The estimated 1-year rate of major bleeding was 6.2% (cumulative rate, 7.08/100 person-years).

"The incidence of 1-year mortality is not infrequent, mostly from noncardiovascular death, and the risk of bleeding, particularly early in the first 6 weeks, is higher than seen in the randomized trials. So these balancing risks need to be taken into account when considering the Watchman device for a patient," Price told | Medscape Cardiology.

Although 93.6% of patients in the registry had at least one follow-up visit after discharge, the percentage of patients with follow-up fell to 78% at 180 days and 71% at 365 days.

There were no differences, however, among patients with and without follow-up in thromboembolic risk (CHA2DS2-VASc, both 4.8) or bleeding risk based on HAS-BLED score (both 3.0) or clinically relevant prior bleeding (69.4% vs 70.2%; P = .39), Price noted. AF classification was also similar (paroxysmal AF, 52.4% vs 52.2%; P = .82).

"This is an impressive response in terms of comparing real-world data to what we have in the studies," panelist and electrophysiologist Jodie Hurwitz, MD, Medical City Hospital, Dallas, Texas, said during a discussion of the results.

Hurwitz asked whether information will be forthcoming regarding the use of warfarin and dual antiplatelet therapy among the registry patients. Price noted that early results reported last year included these data in about 32,000 patients out to 45 days.

"The relatively low stroke events cannot be ascribed to LAAO alone because patients do take a short-term of post-procedure pharmacotherapy," he said. "But certainly, given the risk of the population, the results are reassuring about how we're practicing medicine now in the United States with the Watchman, and using these pharmacotherapies afterwards translates into low thromboembolic event rate."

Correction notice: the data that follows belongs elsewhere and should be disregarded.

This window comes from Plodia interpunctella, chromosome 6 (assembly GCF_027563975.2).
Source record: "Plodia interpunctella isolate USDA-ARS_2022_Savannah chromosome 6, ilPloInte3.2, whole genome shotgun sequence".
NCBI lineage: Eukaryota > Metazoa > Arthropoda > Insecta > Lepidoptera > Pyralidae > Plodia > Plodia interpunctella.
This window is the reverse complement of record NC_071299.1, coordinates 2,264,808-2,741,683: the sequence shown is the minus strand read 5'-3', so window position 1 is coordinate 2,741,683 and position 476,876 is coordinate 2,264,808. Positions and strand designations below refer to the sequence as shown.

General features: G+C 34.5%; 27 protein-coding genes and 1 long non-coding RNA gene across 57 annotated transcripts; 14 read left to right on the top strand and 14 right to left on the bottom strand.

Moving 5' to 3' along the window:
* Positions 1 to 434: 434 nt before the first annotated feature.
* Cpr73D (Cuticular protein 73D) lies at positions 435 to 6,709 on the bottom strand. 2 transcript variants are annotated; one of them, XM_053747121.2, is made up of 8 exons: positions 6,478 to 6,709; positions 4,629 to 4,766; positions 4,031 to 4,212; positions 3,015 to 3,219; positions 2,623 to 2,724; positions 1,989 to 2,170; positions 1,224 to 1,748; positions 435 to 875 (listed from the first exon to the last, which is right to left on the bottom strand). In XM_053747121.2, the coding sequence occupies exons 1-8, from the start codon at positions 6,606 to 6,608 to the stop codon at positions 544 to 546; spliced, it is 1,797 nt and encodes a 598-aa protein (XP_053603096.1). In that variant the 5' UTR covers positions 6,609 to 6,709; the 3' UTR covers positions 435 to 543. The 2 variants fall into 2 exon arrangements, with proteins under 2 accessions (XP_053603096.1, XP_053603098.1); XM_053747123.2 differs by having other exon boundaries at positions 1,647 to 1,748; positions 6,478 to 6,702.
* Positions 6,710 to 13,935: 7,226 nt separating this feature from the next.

Price said forthcoming analyses will examine in-hospital complication rates based on hospital volume. "Understanding the relationship between hospital volume, physician experience, and outcomes will be important."

Asked whether the results in these "incredibly sick" patients may be enough to strengthen the soft IIb recommendation for LAAO in clinical guidelines, Price said randomized data in this population are lacking. The randomized ASAP-TOO trial in patients unsuitable for oral anticoagulation was stopped because of low enrollment, although randomized trials comparing the Watchman with novel oral anticoagulants in patients who are good candidates for OAC will help inform guidelines.

"It would be nice to see a consensus paper, so more people can get access," Hurwitz said. "This is very impressive."

Price reported consultant fees/honoraria from Abbott Vascular, Accutus, AstraZeneca, Baylis Medical, Boston Scientific, InnovHeart, Johnson & Johnson, MEDTRONIC, and W.L. Gore; speaker's bureau participation for Abbott Vascular and AstraZeneca; and stock in Indian Wells. Hurwitz reported serving as an officer, director, trustee, or other fiduciary role for Medical City Dallas; having an ownership interest/partnership/principal role with the Heart Hospital Baylor Plano; and serving on Medtronic's speaker's bureauc.

American College of Cardiology (ACC) 2021 Scientific Session.  Abstract 403-11. Presented May 15, 2021.

Follow Patrice Wendling on Twitter: @pwendl. Follow ACC.21 coverage from | Medscape Cardiology on Twitter and Facebook.